…and in today's social environment, the spark that often ignites the flame comes via a tweet, a blog post or a status update to a social media peer group.

As a result, many business leaders now realize the transformative power that social media can have on a business. One only needs to look at recent 'lessons' from Toyota, Nestle, and Dominos (among dozens of others) .

Business leaders usually start to ‘get it' when they think about social media in the context of ‘social business' and how principles of ‘social thinking' can help them compete in this new environment.

This said, I have found that there are three fundamental principles of social thinking that business leaders must ‘align to' in order to be successful in a social business environment. They must:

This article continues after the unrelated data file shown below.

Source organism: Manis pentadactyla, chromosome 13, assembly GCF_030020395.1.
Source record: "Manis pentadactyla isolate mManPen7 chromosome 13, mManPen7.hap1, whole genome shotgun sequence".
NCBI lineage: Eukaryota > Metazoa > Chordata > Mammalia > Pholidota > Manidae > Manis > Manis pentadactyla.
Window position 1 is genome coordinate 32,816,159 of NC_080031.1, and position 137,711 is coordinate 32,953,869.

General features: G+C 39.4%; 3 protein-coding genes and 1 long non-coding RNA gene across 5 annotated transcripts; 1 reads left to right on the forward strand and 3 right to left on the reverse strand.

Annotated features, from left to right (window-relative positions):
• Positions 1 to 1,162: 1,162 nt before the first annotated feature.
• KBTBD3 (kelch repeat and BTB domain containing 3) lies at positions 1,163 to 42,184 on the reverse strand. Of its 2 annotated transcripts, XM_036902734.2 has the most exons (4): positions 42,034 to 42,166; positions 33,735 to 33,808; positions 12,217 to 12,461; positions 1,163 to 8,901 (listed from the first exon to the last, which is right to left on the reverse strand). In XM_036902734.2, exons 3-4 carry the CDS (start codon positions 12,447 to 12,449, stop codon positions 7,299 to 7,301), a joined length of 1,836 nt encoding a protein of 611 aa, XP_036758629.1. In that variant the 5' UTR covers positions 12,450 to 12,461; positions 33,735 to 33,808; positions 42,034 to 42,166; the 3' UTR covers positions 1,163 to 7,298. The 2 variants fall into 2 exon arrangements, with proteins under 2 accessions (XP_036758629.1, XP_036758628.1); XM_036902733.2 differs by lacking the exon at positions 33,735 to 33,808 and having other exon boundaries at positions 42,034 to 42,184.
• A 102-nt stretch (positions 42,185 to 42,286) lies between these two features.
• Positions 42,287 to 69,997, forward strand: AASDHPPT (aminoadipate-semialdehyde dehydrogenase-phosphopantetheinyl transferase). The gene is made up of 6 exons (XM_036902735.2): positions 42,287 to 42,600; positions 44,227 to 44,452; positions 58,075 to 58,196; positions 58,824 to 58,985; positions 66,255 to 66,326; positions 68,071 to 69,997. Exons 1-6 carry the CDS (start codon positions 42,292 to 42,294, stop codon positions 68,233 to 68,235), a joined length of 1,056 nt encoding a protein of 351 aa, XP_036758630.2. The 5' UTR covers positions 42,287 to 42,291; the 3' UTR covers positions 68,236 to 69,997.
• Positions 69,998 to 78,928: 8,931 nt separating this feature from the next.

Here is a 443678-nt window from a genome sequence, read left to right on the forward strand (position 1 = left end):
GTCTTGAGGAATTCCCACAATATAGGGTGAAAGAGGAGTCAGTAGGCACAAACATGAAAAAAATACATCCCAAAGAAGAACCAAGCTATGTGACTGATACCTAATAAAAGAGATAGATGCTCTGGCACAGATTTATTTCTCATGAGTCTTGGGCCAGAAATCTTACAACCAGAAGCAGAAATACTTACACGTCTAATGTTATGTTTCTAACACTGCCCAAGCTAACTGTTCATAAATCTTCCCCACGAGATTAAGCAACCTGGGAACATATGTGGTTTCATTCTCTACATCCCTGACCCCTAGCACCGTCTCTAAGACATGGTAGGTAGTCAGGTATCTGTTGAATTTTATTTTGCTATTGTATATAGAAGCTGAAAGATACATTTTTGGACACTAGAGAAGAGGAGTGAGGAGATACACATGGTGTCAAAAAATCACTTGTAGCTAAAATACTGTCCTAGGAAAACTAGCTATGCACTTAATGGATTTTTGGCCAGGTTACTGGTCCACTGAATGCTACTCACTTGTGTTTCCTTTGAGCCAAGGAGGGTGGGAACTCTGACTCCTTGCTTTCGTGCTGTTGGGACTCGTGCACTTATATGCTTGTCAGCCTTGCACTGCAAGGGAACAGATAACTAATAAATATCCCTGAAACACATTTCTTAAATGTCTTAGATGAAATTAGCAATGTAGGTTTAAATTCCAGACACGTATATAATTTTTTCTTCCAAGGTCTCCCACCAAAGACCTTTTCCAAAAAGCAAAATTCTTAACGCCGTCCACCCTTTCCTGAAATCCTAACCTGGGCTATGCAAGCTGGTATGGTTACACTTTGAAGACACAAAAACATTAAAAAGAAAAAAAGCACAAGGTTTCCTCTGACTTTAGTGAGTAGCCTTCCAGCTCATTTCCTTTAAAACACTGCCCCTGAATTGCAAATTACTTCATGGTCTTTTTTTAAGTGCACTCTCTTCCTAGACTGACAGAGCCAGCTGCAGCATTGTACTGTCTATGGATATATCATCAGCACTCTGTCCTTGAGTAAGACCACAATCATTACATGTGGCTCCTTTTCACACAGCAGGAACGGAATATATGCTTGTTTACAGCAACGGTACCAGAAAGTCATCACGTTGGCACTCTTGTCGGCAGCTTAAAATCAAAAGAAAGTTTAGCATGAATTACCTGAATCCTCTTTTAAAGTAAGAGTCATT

1. Be open to ideas outside of their own
  2. Be flexible and open enough to incorporate those ideas into what they do
  3. Have genuine desire to achieve continuous competitive advantage

If business leaders align to these principles, then applying the process of social engagement/interaction to what they do (using social media tools to support) will open up great opportunities and help avoid great potential risks.

Now going back to the fact that we now operate in a world with hundreds of millions of people sharing billions of piece of content, information and experience…

Business leaders (at a minimum) should use social media tools now to understand how their company's brand, products and/or services are being used and experienced by people.  Insights gained from just ‘looking through the portal' can provide tremendous value to any business executive, by identifying: product and service quality issues; new ideas for product and service innovations (based on how people are using); new routes to market; etc.